Thermoregulation During Exercise and Passive Recovery in Athletes with a Spinal Cord Injury

Peta Forsyth, Joanna Vaile-Miller, Kate Pumpa, Kevin G. Thompson, Christopher McLellan, Ollie Jay

Research output: Contribution to journalMeeting Abstractpeer-review


PURPOSE: To establish the extent of thermoregulatory impairment in paraplegic and tetraplegic athletes compared to able-bodied controls during exercise and passive recovery in the heat using an experimental method that accounts for differences in biophysical factors.

METHODS: Thirteen trained males were separated into three groups based on spinal cord injury (SCI) level: tetraplegia (TP; C5-C8, 26.8±5.4 y, 71.2±7.1 kg), paraplegia (PA; T4-T12, 25.6±4.6 y, 74.0±19.7 kg), and able-bodied (AB; 26.2±2.2 y, 78.8±3.9 kg). Participants exercised on an arm ergometer for 30 min at a heat production of 4.0 W/kg (AB vs. TP) or 6.0 W/kg (AB vs. PA) with 3 min rest every 10 min, followed by 45 min of passive recovery in 35°C, 50% RH. Esophageal (Tes) and gastrointestinal (Tgi) temperature and local sweat rate (LSR) on the forehead and upper back were measured throughout.

RESULTS: After 30 min exercise, ΔTgi was greater in TP (1.13±0.25°C) compared to AB (0.34±0.10°C). Similarly, a greater ΔTes was evident for TP (1.60±0.28°C) compared to AB (0.28±0.15°C). Core temperature peaked at 45 min post-exercise for TP, with ΔTgi and ΔTes reaching 1.94±0.18°C and 1.83±0.13°C, respectively. No sweating was evident in TP however in AB, end-exercise ΔLSR was 0.38±0.26 mg·min−1·cm−2 on the head and 0.36±0.15 mg·min−1·cm−2 on the upper back. Differences between PA and AB were evident after 30 min exercise for ΔTgi (0.56±0.32°C vs 0.38±0.08°C) and ΔTes (0.75±0.38°C vs 0.50±0.09°C), which is when core temperature peaked for both groups. At 45 min post-exercise, PA remained greater than AB for ΔTgi (0.45±0.16°C vs 0.38±0.15°C) and ΔTes (0.46±0.22°C vs 0.28±0.18°C). Furthermore, ΔLSR was greater in PA than in AB after 30 min exercise, both at the head (1.03±0.75 mg·min−1·cm−2 vs 0.87±0.20 mg·min−1·cm−2) and the back (1.03±0.30 mg·min−1·cm−2 vs 0.49±0.18 mg·min−1·cm−2).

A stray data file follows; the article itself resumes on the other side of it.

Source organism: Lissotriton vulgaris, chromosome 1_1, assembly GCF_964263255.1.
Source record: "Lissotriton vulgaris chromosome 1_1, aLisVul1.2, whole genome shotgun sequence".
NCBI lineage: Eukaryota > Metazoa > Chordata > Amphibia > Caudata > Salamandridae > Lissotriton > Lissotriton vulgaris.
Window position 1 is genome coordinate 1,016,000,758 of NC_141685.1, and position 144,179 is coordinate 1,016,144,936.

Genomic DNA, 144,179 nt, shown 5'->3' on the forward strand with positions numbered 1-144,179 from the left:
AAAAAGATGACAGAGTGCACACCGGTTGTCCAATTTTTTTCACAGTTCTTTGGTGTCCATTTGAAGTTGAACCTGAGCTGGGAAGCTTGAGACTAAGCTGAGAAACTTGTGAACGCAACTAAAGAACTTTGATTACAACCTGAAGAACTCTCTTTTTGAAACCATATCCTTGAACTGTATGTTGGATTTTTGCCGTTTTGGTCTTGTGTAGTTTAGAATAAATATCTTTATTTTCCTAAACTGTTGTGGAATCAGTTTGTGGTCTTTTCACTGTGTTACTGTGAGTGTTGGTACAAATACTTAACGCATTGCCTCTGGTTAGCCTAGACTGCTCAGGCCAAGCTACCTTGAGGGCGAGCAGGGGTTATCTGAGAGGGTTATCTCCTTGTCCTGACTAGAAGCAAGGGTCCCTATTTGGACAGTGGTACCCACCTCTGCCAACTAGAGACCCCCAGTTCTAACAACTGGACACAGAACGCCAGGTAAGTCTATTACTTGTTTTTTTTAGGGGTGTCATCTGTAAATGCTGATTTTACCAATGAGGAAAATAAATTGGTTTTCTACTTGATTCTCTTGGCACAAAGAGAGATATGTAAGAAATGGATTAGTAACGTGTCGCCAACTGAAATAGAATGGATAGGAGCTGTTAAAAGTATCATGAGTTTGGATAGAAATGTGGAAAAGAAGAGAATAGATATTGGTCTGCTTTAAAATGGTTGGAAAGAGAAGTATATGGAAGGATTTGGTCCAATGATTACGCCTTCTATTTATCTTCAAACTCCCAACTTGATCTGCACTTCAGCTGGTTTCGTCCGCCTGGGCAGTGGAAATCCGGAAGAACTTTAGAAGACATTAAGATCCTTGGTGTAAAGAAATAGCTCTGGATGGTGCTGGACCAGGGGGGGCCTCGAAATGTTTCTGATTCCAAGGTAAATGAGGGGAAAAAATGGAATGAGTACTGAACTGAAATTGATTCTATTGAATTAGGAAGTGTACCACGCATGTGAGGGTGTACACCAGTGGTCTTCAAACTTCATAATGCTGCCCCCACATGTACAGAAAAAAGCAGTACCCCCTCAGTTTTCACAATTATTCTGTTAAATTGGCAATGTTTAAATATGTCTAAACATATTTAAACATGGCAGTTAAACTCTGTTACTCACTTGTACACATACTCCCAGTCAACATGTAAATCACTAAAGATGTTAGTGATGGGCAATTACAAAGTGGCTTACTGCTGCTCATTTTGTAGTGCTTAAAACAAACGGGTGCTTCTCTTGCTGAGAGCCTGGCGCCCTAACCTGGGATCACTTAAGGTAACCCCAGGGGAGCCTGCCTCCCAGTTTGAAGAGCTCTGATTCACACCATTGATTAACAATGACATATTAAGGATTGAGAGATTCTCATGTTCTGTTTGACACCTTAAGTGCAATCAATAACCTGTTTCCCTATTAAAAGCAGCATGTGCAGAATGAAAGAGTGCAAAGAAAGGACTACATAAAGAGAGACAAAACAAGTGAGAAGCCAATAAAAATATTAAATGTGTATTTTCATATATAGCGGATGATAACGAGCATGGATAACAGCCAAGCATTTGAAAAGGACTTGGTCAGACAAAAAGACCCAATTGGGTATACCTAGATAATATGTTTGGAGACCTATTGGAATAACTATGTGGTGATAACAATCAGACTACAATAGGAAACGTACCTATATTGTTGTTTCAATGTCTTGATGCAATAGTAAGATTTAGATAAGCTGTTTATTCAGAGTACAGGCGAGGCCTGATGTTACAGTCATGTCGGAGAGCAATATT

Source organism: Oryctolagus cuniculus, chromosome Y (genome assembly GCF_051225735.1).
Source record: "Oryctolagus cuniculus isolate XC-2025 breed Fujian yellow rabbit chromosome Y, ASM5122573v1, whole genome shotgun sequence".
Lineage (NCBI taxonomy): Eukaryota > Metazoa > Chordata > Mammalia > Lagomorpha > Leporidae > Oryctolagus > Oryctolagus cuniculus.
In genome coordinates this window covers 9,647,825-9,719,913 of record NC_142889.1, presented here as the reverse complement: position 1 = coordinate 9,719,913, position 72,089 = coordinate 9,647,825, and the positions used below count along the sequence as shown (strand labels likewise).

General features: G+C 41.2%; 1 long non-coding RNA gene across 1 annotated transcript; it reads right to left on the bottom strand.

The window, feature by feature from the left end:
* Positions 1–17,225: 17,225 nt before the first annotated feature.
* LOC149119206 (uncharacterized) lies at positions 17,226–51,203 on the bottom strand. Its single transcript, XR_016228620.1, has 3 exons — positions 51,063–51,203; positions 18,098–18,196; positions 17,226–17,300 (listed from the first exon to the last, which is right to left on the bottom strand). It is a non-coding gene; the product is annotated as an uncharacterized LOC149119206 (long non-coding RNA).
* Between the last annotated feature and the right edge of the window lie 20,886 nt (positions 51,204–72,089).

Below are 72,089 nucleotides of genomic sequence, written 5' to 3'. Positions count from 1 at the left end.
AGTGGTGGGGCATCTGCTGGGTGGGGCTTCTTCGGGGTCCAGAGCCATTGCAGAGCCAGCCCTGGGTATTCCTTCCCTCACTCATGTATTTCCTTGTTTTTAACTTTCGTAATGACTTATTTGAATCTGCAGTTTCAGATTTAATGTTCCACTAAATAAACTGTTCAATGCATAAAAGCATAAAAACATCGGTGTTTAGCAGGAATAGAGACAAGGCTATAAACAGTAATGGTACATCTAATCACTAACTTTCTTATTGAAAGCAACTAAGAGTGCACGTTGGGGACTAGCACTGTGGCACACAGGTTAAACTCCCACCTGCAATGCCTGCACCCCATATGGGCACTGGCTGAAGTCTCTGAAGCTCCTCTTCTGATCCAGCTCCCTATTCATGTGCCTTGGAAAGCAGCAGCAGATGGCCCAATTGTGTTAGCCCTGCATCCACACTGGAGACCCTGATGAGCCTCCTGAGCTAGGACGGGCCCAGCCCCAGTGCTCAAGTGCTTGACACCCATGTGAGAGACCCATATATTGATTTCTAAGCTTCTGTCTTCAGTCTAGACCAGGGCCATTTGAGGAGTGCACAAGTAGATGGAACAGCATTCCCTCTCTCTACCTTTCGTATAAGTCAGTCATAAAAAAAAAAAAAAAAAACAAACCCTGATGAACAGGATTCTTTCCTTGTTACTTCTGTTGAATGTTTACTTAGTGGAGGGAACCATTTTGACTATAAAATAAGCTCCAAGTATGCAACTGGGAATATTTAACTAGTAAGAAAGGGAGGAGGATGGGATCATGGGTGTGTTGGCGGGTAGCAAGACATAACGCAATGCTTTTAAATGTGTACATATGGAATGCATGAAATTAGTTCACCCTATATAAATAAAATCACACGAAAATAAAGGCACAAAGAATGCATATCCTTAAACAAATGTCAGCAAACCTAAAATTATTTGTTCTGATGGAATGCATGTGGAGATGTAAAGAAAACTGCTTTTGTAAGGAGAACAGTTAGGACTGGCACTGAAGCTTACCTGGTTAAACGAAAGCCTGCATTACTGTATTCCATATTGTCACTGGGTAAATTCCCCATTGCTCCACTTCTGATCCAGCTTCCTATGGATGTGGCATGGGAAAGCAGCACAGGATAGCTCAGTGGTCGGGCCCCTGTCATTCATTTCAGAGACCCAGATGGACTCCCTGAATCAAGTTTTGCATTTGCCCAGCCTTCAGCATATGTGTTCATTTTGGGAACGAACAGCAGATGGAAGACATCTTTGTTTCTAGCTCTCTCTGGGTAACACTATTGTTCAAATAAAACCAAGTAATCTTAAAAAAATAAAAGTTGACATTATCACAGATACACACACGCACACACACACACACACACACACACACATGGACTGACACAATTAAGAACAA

CONCLUSION: The increase in post-exercise body temperature in TP demonstrates the inability to dissipate heat in hot conditions, primarily due to the lack of sweating. A greater, but less pronounced increase in body temperature during exercise was also apparent in PA compared to AB, suggesting there is a graded effect of SCI level on thermoregulatory impairment.
Original languageEnglish
Pages (from-to)19-19
Number of pages1
JournalMedicine and Science in Sports and Exercise
Issue number5
Publication statusPublished - May 2017


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